Of Moths, Mini-beasts and Mapping

Wednesday, May 16th 2018

After what seems like ages since there was a large collection of moths found in the moth trap, the number of moths found this morning suggested that the decision to put out the trap last night was the right one.  Despite the overnight rain, there were that many around the trap to be caught that it took nearly 30 minutes before the contents of the trap could be examined.  There will be more detail on this in tomorrow's blog.

Meanwhile, the reserve was playing host to groups from Wavell Junior School and Risedale School.  Pond dipping proved very popular with the Wavell School group, as one of their three activities during the day.  The afternoon session was spent around the Outdoor Classroom looking for bugs and creepy crawlies as part of their hunt for mini-beasts.

Clearly, they all enjoyed themselves and we will be getting another visit from Wavell Junior School next Wednesday.  Meanwhile, the small group from Risedale School were having a walk around to introduce them to the habitats on the reserve.  We are looking at having them here every Wednesday to do practical work to help manage the reserve, as well as doing some of the activities.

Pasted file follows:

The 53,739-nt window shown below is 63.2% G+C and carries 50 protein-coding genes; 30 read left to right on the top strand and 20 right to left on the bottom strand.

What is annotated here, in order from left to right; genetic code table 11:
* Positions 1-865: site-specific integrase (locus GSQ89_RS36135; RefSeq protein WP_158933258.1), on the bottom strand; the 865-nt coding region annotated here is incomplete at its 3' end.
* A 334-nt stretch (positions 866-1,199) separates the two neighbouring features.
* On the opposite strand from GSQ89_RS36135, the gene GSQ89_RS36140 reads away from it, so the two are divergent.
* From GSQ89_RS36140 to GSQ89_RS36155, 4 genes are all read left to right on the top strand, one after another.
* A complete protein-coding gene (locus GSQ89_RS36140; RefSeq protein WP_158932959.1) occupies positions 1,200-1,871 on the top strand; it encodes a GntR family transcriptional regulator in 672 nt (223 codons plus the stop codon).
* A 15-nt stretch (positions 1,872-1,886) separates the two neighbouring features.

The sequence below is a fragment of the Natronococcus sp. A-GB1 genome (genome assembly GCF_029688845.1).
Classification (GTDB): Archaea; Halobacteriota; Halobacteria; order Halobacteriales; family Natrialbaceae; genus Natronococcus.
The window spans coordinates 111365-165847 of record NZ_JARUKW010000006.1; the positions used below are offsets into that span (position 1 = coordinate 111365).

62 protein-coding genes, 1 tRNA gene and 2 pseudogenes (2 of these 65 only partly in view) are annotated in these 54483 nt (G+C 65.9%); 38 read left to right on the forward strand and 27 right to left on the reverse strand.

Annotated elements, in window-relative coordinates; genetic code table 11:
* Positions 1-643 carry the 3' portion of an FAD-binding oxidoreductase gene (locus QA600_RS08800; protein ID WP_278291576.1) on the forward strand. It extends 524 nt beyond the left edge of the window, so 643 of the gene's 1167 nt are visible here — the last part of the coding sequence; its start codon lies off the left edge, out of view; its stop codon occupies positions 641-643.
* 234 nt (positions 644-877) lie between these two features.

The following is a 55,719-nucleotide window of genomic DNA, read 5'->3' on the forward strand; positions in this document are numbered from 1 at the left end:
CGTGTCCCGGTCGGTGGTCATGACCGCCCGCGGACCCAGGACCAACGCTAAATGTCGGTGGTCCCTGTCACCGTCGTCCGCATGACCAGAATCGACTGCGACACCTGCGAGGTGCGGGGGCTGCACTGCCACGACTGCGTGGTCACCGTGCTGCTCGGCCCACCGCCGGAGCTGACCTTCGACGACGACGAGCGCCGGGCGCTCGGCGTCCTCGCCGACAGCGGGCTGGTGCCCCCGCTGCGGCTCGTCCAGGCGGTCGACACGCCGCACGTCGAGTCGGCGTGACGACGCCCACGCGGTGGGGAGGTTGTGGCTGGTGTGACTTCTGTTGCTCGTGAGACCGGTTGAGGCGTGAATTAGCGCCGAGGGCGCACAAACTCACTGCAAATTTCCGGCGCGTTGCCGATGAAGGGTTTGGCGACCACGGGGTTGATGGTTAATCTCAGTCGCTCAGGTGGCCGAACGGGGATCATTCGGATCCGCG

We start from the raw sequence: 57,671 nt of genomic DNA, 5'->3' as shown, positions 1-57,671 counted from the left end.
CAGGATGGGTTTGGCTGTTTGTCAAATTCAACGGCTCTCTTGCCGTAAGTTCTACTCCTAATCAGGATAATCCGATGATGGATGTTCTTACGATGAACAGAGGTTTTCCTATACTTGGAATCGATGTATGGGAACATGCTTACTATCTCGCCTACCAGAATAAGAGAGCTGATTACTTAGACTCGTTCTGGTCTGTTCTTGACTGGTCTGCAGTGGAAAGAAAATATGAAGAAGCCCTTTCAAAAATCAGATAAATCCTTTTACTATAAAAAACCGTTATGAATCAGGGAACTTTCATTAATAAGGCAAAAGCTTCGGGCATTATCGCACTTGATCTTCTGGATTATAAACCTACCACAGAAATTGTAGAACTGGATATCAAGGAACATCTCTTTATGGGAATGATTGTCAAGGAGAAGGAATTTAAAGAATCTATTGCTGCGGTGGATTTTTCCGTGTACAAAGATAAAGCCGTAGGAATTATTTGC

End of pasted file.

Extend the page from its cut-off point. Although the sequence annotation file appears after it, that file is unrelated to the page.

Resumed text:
Thanks must go to some of the Wavell Junior School staff who helped tidy up the Field Centre's Activity Room to make it ready for the next group to move in. 

This was the Defence Infrastructure Organisation's (DIO) Business Intelligence Team who used the room to work on how they deliver digital mapping for the Army.  However, before they got down to the detail, they played a sophisticated version of 'hide and seek' with an exercise in geo-caching, where objects were put out and their locations tagged.  These were then found using satellite technology to find the co-ordinates for the locations.

With all this going on, the more eagle-eyed had spotted that one of the finger posts had a sign that was drooping, so Ian spent a few minutes re-attaching it so that it is now back pointing horizontally.

The day is not yet finished.  While volunteers continue to go out to survey nest boxes, the last group of the day to visit Foxglove this evening will be from Leyburn Brownies.  


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